The Facebook Oversight Board’s First Decisions
The Year in Digital Rights: We’re counting down to Human Rights Day 2021 with ten of the year’s biggest digital rights stories.
In 2021, the Facebook Oversight Board delivered its first decisions, sparking fresh criticism about the board’s effectiveness in holding Facebook to account.
Digital rights activists have long called for better oversight of Facebook and other social media platforms, citing the urgent need to prevent censorship and ensure freedom of expression online while also curbing misinformation and hate speech.
But when the Facebook Oversight Board was established in 2020, many rejected its legitimacy. To critics, a board funded and appointed by Facebook itself was a woefully inadequate alternative to true accountability and served merely to shield Facebook from legal repercussions for its decisions.
The Oversight Board is mandated to review difficult decisions made by Facebook on content moderation. Since its inception, several high-profile cases of content removal by Facebook have been referred to the board.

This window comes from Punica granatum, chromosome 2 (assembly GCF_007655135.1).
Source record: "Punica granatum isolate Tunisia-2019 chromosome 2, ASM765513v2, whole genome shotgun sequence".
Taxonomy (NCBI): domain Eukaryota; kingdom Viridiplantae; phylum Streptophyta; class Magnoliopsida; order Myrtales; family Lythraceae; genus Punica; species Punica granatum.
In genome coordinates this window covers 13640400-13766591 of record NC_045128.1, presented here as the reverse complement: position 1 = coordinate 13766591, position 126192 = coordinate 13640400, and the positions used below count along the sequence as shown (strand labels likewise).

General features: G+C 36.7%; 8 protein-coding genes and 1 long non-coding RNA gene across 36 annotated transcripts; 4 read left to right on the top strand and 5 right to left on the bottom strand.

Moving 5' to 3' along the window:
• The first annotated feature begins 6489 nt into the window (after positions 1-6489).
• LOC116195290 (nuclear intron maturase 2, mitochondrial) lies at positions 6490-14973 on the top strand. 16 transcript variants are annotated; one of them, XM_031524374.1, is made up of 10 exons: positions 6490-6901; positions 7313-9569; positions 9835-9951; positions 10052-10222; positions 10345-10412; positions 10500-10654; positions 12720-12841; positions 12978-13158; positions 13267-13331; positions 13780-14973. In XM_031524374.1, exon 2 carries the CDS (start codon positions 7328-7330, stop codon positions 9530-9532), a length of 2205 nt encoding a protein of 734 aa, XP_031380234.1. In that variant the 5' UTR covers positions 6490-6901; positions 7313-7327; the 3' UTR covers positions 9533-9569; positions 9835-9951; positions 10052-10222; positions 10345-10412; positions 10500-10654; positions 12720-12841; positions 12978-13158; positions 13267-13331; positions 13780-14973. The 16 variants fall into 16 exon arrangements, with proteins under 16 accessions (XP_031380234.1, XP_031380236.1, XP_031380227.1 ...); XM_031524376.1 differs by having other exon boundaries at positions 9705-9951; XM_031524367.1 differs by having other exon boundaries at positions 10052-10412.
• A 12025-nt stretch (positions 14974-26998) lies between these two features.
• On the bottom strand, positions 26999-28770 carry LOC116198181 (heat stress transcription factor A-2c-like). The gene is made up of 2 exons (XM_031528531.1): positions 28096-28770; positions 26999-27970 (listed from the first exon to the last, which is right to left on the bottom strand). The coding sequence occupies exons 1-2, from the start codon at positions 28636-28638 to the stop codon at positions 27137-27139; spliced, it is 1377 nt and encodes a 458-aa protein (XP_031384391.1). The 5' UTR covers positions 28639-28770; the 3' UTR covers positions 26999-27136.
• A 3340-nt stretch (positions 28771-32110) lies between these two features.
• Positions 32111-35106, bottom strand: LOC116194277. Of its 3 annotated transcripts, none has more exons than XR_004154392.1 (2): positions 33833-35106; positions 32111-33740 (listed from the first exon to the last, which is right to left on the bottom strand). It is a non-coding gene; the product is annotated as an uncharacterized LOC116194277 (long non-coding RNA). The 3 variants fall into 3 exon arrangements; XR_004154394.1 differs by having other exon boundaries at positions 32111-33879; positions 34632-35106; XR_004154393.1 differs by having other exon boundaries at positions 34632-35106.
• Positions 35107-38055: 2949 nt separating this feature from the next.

By shunting responsibility back to Facebook itself, many critics argued that the board had further exposed its inefficacy
In May, the Oversight Board ruled that Donald Trump’s Facebook account should not be reinstated following the former president’s suspension from the platform after he was accused of spreading misinformation and encouraging the violent riots at the US Capitol in January. However, the board ultimately avoided making a final decision on the fate of Trump’s account by suggesting that Facebook itself choose what to do with it over the next six months. By shunting responsibility back to Facebook itself, many critics argued that the board had further exposed its inefficacy.
Facebook also faced backlash amid the outbreak of conflict in Israel-Palestine, with the platform accused of political bias and suppression of pro-Palestinian voices. In response to the alleged removal of pro-Palestinian content, nearly 200 Facebook employees issued a signed letter to their employer, requesting an investigation into the company’s content moderation system.
…the decision once again underscored the board’s deficiencies, as it failed to tackle the deeply rooted problems at the heart of Facebook’s automated content removal system
In September, the Oversight Board ruled that Facebook had indeed unjustifiably removed news content related to the conflict. But for many, the decision once again underscored the board’s deficiencies, as it failed to tackle the deeply rooted problems at the heart of Facebook’s automated content removal system. Without a thorough overhaul of Facebook’s opaque content moderation policies and tools, it’s unlikely that the Oversight Board will ever live up to the demands of its many critics.